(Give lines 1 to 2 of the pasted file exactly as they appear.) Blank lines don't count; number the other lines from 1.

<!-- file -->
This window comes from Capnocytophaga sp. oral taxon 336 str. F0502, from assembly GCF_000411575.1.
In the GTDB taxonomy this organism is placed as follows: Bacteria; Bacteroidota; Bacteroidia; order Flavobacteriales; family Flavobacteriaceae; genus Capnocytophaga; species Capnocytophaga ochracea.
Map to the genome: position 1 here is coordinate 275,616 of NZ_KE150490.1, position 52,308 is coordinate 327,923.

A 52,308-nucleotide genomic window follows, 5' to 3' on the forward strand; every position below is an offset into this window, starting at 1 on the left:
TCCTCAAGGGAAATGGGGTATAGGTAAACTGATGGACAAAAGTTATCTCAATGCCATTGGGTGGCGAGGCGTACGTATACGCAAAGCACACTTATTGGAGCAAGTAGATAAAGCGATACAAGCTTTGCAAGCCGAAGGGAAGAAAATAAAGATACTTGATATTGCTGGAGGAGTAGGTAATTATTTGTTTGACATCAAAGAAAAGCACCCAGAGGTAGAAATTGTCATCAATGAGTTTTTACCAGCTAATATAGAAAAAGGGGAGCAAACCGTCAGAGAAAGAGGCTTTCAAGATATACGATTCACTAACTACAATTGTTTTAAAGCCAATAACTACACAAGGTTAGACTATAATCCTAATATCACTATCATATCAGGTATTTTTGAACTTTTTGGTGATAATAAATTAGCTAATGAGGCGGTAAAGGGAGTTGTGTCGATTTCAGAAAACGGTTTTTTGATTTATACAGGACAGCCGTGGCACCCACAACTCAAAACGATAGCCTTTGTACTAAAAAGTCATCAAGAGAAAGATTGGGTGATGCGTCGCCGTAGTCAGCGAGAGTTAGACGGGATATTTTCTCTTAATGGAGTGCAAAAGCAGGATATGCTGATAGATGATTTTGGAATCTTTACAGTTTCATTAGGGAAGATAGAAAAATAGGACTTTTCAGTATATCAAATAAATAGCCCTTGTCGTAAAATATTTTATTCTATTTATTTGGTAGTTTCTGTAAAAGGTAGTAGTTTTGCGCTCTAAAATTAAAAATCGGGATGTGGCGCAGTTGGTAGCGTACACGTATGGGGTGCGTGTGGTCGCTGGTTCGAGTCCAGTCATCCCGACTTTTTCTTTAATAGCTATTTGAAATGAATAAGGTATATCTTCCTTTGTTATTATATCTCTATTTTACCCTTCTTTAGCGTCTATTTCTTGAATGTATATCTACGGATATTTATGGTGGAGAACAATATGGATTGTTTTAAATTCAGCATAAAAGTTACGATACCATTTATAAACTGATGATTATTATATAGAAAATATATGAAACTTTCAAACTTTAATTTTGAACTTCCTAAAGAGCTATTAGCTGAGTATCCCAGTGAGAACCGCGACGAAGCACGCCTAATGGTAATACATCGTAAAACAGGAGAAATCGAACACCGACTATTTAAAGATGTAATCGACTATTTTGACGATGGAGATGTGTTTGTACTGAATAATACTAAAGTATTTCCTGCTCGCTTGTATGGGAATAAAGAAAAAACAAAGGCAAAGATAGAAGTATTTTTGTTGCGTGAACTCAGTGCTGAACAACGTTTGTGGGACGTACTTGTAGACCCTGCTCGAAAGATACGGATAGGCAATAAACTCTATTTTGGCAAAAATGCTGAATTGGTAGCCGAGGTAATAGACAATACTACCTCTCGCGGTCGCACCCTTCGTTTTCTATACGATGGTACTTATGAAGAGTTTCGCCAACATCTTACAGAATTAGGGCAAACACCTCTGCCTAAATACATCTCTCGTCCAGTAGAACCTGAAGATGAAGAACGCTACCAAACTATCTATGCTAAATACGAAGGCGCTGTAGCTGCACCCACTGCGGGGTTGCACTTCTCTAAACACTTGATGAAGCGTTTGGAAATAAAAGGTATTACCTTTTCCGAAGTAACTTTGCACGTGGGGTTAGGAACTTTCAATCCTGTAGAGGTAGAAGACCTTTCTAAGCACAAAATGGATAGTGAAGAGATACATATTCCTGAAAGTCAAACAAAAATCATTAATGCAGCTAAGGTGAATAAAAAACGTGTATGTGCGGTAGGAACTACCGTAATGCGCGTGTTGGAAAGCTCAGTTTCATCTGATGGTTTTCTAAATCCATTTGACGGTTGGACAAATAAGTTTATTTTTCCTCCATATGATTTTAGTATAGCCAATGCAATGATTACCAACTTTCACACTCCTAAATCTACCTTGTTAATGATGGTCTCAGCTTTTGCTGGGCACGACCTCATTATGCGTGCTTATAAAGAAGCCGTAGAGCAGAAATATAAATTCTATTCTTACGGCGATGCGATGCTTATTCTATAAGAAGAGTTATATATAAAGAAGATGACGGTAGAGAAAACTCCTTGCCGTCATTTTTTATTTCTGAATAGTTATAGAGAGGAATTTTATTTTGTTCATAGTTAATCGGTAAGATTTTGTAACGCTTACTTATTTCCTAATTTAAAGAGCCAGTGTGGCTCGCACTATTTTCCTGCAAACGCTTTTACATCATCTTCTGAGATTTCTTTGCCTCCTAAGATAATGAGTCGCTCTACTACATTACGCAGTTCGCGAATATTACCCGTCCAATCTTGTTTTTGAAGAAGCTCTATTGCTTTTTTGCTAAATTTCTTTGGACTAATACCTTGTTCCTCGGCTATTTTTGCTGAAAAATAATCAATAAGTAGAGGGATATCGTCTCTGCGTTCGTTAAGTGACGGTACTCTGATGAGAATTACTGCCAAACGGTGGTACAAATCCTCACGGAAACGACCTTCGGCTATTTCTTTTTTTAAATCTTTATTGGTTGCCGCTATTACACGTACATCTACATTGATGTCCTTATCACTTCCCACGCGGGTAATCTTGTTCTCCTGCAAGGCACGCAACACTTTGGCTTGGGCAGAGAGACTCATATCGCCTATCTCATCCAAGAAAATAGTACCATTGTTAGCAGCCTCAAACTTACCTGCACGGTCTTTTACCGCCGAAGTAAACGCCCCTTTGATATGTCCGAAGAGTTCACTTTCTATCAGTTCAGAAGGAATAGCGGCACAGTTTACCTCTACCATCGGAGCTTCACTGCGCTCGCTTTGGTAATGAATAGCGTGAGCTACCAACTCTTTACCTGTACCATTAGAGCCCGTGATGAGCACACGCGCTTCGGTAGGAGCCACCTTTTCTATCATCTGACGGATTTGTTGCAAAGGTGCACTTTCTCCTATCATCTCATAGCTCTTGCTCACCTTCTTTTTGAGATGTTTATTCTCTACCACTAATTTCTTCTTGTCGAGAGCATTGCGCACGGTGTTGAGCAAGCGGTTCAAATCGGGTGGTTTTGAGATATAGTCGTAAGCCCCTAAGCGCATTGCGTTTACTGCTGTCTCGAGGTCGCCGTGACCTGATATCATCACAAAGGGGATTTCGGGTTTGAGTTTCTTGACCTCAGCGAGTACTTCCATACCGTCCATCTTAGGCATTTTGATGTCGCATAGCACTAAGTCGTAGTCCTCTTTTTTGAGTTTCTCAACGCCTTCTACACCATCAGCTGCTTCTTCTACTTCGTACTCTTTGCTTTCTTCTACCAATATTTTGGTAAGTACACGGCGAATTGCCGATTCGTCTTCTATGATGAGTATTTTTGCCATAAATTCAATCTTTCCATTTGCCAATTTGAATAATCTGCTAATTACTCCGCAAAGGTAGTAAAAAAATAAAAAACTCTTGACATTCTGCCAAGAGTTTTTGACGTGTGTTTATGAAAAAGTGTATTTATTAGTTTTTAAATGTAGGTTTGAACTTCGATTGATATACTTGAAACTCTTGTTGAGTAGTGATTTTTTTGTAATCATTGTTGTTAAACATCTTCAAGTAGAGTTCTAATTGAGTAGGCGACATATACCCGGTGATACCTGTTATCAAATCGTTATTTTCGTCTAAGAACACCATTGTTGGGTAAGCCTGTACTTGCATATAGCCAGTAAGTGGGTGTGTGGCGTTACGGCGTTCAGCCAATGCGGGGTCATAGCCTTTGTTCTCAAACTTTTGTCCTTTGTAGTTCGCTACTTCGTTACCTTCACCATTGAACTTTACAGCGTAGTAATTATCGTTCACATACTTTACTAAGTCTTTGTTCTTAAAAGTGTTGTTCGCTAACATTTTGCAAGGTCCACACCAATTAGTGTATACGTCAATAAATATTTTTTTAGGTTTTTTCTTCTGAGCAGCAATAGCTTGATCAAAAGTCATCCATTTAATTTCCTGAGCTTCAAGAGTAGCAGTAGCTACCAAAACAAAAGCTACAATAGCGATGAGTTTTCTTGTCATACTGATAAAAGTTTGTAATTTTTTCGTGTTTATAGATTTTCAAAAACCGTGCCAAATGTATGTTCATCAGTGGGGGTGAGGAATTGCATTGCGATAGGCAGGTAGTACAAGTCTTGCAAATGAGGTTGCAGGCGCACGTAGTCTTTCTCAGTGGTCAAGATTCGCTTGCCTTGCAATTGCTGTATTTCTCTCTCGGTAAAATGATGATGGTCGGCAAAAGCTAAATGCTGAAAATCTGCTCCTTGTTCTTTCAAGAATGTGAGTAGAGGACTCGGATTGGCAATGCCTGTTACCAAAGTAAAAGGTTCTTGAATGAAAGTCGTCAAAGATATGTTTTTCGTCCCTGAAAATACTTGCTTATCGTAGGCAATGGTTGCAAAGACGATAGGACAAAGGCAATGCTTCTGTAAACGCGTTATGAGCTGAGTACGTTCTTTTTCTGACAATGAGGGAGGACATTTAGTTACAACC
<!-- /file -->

This window comes from Capnocytophaga sp. oral taxon 336 str. F0502, from assembly GCF_000411575.1.
In the GTDB taxonomy this organism is placed as follows: Bacteria; Bacteroidota; Bacteroidia; order Flavobacteriales; family Flavobacteriaceae; genus Capnocytophaga; species Capnocytophaga ochracea.